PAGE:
First, realize that the 17th Amendment is just one more manifestation of the rise of Progressivism in America, a tactic to further concentrate power in a centralized government.

For those who have not been able to grasp the argument here, just look at how Obamacare was foisted on America by an elite minority.

Over 50% of the population in over 50% of the states were against Obamacare, yet 60% of the Senators voted FOR it.

Prior to the 17th amendment, those Senators were tied to the states that they represented. So, with the majority of Americans against the permanent lurch to the Left, the majority of Senators would have been similarly against it.

But under the 17th amendment, the Senators who voted for Obamacare did not feel connected with the convictions of their own state's voters. These Senators, instead, were beholden to "lobbyists, campaign funders, national political consultants and national advocacy organizations" (p. 46).

We are certain that the majority of states were against Obamacare --when we see that 27 states filed federal litigation to overturn the law. If the Senators from those states were chosen by the state legislatures, our country may have had a reprieve from the nationalization of health care.

But don't count on any groundswell to repeal the 17th amendment. Because Republicans inside the beltway are no longer beholden to the states they represent. With the 17th amendment we lost an important "check and balance" that the Founding Fathers had implemented into the Constitution to prevent concentration of power into the hands of the few.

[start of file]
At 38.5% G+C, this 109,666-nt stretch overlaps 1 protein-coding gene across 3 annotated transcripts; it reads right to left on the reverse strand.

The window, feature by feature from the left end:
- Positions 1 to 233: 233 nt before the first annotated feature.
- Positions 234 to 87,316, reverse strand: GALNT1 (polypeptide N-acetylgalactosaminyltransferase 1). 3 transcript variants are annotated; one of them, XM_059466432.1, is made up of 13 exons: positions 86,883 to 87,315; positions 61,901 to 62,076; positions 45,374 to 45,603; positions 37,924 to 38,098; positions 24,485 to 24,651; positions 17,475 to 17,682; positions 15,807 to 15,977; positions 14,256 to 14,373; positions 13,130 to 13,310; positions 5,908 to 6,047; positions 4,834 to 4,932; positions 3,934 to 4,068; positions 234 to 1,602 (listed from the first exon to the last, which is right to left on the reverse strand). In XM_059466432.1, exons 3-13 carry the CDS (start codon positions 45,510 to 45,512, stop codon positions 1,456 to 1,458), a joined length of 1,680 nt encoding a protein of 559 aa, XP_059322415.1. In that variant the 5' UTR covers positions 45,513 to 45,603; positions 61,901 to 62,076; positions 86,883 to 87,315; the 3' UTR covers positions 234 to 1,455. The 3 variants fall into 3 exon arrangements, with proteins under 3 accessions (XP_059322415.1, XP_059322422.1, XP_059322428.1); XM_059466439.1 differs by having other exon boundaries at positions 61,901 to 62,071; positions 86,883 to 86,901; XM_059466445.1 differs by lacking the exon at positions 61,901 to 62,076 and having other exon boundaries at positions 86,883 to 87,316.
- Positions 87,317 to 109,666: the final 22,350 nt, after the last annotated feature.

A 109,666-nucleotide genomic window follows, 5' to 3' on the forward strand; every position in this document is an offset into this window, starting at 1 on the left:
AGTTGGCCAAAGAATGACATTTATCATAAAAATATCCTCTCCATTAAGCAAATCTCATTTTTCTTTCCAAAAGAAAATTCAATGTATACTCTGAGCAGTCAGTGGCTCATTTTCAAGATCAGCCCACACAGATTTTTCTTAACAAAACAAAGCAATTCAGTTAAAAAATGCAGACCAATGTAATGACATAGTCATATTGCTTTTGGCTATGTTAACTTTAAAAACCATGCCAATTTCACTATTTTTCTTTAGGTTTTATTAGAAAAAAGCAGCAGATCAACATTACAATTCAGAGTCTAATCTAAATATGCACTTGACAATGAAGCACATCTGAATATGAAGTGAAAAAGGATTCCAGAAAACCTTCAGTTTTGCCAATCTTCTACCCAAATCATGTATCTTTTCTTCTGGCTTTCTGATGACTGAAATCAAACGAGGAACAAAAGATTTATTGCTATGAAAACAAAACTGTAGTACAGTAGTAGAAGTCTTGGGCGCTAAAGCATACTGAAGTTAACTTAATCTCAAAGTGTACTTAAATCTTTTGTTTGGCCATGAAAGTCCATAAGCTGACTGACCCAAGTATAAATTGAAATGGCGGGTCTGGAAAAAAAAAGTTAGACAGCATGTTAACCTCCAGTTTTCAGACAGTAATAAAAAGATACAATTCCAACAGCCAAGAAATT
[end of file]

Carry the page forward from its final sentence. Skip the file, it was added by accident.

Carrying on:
Now, the federal government becomes ever more powerful, undeterred by voting, even when the citizens object.

History has shown that we certainly can't count on conservatives to stand up on principle. Once conservatives appear on the field of ideas, they are pathetic.

But Levin's amendments idea is a gimmicky way to give conservatives some voice. Since conservatives are proven incompetents when it comes to principled thinking, maybe they could focus on the mechanics of supporting some of these amendments.

The conservatives, over all, have not been good on the battlefield of ideas. They are crushed by demagoguery; and they are thoroughly caught up in the altruism which tells them that it is good to force the citizens to sacrifice themselves. The reason that the conservatives lose on this battlefield is because the liberals are "more consistent" in their own advocacy of sacrifice. The more consistent adversary always wins.

Would the fact that the majority of Americans support statism change if Levin's amendments were implemented tomorrow?

Would passing these amendments change anybody's mind?

Any effort to propose or support these amendments takes time away from advocating underlying ideas that have to come first.

But as for the amendments themselves, the world would have to change dramatically to get to the point where these would pass, after which point you wouldn't need them anyway.

So I give Levin high marks for the effort. I sympathize with his fear of mushrooming statism. And I maintain a certain fervor in behalf of holding on to the fragments of liberty that we can still touch.

At least Levin's book brings attention to the problem that we all face as our government continues to grow out of control. His book may help us to focus on the good fight.